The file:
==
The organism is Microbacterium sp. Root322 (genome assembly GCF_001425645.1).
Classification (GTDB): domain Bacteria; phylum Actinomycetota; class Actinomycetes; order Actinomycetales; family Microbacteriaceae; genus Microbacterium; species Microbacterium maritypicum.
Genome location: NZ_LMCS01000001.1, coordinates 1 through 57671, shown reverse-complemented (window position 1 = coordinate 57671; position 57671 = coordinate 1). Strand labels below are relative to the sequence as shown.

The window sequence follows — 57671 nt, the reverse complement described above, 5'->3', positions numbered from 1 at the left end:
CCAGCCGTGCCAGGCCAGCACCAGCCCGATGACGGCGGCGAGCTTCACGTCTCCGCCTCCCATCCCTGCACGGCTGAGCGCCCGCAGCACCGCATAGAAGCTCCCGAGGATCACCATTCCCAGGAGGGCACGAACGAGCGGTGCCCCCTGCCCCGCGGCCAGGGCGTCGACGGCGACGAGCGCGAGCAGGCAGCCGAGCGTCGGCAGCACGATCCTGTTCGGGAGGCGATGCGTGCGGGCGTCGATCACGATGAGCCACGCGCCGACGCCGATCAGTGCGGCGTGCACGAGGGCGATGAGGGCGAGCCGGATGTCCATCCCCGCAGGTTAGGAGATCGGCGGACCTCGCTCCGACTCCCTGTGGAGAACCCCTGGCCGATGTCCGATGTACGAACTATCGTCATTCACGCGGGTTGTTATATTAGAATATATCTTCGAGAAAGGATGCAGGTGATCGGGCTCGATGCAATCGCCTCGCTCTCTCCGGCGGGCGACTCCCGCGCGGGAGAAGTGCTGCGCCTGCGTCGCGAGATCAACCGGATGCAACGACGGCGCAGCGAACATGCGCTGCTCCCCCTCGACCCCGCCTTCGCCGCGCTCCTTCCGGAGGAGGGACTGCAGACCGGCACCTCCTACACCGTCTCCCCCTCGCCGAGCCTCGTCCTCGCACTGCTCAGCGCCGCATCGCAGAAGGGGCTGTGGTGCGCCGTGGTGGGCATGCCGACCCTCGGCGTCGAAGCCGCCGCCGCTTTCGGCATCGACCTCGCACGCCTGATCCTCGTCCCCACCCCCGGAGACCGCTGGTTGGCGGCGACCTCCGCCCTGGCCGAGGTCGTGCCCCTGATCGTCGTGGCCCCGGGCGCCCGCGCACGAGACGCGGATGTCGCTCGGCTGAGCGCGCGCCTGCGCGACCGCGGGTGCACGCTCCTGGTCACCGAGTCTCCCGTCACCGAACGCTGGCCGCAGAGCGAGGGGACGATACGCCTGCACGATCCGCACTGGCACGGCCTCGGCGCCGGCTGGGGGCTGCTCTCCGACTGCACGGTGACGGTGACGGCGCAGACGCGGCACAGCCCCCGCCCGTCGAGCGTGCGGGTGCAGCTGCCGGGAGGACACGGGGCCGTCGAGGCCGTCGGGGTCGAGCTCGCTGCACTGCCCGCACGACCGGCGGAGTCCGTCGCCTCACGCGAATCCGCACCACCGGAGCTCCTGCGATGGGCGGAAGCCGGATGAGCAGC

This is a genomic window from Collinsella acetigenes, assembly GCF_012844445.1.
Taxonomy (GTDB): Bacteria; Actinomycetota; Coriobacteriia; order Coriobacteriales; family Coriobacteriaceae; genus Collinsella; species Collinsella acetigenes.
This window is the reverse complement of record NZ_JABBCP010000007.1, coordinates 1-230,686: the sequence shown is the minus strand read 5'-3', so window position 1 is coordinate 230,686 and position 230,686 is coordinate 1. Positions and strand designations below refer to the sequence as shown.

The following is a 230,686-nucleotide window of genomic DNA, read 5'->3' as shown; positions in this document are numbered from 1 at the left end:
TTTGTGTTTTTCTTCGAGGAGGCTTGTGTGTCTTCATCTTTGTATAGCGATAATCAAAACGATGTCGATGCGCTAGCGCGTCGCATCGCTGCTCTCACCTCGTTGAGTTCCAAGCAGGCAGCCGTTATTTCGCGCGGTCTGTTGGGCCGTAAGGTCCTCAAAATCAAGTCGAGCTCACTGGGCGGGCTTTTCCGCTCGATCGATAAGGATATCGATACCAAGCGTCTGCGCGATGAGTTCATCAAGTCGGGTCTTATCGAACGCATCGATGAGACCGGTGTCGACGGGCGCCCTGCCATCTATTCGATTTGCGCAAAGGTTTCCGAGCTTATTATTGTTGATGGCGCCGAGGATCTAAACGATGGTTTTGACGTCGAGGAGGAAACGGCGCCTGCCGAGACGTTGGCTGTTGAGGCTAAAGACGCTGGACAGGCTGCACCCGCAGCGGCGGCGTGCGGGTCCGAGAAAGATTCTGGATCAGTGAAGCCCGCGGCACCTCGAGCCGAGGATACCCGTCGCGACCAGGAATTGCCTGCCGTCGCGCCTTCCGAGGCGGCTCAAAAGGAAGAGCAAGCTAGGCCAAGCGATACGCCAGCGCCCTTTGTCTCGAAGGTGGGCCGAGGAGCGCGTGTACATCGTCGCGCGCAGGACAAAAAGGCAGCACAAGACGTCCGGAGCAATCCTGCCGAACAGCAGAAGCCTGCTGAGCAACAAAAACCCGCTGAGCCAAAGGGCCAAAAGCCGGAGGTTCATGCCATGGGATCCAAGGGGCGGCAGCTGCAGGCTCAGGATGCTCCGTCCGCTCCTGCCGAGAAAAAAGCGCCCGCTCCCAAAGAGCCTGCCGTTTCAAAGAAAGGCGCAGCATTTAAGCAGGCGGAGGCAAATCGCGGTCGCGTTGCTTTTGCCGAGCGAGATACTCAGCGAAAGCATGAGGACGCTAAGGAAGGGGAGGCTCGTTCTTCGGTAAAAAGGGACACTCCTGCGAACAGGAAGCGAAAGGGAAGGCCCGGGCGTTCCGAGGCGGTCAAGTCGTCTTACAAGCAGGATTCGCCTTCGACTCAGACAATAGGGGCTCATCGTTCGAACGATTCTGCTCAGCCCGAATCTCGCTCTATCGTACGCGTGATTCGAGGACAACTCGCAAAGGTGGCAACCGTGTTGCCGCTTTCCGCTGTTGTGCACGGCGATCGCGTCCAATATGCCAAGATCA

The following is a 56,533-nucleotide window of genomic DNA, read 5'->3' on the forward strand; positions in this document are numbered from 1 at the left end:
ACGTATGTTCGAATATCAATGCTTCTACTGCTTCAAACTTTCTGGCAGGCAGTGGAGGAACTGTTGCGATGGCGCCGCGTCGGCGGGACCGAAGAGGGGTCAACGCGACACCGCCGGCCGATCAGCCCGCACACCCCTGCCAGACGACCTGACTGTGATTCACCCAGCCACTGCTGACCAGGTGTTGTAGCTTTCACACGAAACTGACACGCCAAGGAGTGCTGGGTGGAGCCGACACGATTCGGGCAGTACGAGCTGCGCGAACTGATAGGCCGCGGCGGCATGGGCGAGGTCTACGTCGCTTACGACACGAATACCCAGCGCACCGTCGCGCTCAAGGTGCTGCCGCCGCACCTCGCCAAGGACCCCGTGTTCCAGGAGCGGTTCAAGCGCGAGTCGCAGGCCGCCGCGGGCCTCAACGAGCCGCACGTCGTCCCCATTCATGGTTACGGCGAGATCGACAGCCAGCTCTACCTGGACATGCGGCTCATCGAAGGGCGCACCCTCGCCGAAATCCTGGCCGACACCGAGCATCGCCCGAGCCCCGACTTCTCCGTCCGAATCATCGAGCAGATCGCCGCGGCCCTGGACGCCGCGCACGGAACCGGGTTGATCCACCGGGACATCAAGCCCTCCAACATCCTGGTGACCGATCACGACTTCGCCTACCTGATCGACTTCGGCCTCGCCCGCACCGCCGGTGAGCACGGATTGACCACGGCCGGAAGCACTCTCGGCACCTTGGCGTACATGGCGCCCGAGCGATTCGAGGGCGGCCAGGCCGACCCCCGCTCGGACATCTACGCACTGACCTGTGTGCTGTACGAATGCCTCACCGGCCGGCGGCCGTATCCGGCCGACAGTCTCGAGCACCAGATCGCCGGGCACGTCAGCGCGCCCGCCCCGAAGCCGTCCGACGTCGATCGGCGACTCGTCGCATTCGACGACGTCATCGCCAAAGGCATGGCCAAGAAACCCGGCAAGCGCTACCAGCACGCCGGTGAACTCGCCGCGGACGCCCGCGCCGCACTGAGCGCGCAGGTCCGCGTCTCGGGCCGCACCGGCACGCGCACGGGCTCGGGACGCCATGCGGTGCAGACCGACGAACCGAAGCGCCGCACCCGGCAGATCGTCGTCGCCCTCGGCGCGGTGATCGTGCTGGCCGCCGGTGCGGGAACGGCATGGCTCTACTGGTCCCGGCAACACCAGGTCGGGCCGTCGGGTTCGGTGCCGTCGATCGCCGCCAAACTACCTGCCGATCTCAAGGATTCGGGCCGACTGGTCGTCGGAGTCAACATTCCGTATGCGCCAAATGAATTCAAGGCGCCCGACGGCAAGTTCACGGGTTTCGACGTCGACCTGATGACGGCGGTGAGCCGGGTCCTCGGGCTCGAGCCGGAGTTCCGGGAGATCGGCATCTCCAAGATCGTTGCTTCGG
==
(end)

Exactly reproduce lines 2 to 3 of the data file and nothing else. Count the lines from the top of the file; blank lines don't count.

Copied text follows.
Classification (GTDB): domain Bacteria; phylum Actinomycetota; class Actinomycetes; order Actinomycetales; family Microbacteriaceae; genus Microbacterium; species Microbacterium maritypicum.
Genome location: NZ_LMCS01000001.1, coordinates 1 through 57671, shown reverse-complemented (window position 1 = coordinate 57671; position 57671 = coordinate 1). Strand labels below are relative to the sequence as shown.